The rules applicable under reciprocal trade preferences or regional trade agreements shall be in line with the general provisions of Annex II to the Agreement on Rules of Origin. Preferential rules of origin reported to the Secretariat can be found in the WTO RTA database: rtais.wto.org preferential rules or rules of origin are those applicable in mutual trade preferences (i.e. regional trade agreements or customs unions) or in non-reciprocal trade preferences (i.e. preferences for developing or least developed countries). In fact, non-preferential rules of origin in the WTO are no more harmonized than in free trade agreements. Despite enormous efforts, the work programme on the harmonization of non-preferential rules of origin has not yet made significant progress, so that there are still no common rules of origin for non-preferential purposes in the WTO. During the so-called “transition” period, the formulation and implementation of non-preferential rules is literally at the discretion of the members.  The only difference with preferential rules of origin is that non-preferential rules of origin are subject to more stringent requirements in WTO agreements, in particular the Agreement on Rules of Origin and the Trade Facilitation Agreement.  Given the small number of World Customs Organization (WCO) members adhering to the specific Annex K (membership of specific annexes is optional), the Kyoto Agreement has a rather insignificant impact on the application of rules of origin in international trade. However, this Convention contains many important definitions and standards that serve as a harmonized basis for national laws and trade agreements to formulate origin. In addition to the definition of rules of origin, it also includes definitions of “country of origin”, “substantial conversion” and a number of recommended practices.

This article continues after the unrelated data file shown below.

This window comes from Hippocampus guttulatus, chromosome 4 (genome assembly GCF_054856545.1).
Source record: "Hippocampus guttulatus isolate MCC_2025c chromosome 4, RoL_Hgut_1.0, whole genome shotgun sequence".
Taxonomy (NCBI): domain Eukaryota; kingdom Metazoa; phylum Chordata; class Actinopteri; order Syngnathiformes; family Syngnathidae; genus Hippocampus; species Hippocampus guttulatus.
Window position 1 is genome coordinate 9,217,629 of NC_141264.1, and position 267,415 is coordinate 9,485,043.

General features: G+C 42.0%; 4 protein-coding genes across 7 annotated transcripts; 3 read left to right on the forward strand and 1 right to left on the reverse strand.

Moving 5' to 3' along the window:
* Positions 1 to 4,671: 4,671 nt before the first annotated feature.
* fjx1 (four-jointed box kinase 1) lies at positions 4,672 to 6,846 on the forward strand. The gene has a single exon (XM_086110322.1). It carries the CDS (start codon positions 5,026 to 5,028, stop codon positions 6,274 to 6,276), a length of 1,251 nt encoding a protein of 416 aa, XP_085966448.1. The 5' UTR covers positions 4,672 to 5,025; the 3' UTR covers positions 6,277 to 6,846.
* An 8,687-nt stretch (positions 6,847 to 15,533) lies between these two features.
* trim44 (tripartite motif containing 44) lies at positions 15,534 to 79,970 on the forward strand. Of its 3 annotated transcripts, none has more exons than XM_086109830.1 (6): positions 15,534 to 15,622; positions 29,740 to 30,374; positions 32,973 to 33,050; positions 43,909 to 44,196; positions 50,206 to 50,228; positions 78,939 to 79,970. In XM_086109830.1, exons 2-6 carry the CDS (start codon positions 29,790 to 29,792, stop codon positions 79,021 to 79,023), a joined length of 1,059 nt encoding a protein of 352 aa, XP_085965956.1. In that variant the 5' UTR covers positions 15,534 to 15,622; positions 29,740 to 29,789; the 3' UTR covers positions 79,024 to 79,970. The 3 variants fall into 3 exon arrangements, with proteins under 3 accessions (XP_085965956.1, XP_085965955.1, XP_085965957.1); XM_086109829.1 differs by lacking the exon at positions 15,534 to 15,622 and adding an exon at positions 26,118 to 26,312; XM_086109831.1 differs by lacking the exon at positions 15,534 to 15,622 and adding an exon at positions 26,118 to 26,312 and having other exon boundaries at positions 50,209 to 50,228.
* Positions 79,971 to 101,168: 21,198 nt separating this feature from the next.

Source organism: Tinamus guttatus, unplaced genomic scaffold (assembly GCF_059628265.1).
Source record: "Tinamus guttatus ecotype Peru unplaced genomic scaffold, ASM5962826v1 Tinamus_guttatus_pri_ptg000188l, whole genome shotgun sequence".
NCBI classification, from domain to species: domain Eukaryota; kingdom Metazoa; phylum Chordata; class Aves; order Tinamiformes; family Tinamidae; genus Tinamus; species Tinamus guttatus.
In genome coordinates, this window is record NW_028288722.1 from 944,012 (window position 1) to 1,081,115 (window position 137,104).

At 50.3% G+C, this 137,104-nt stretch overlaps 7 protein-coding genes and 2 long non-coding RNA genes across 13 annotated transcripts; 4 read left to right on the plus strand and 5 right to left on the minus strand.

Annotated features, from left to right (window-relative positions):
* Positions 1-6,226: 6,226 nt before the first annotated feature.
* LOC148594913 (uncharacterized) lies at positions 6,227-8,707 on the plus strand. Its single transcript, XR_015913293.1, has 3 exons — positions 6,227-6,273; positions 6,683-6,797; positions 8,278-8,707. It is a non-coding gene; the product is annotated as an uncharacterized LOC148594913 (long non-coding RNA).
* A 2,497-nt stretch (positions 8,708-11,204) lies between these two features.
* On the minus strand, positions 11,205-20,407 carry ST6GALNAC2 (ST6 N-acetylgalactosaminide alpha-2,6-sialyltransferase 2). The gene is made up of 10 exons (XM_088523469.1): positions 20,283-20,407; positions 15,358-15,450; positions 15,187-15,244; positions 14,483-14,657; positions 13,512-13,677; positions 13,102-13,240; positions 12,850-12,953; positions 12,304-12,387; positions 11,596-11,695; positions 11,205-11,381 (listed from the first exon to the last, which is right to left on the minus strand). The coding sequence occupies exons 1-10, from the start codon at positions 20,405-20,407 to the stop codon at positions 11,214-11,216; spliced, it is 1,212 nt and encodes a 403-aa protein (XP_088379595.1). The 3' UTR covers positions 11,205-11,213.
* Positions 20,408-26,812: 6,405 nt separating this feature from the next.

This procedure prescribes specific manufacturing processes that may confer originating status on the goods. It requires that non-originating materials undergo certain processing or manufacturing operations in a country in order for the goods to be considered as originating in that country. .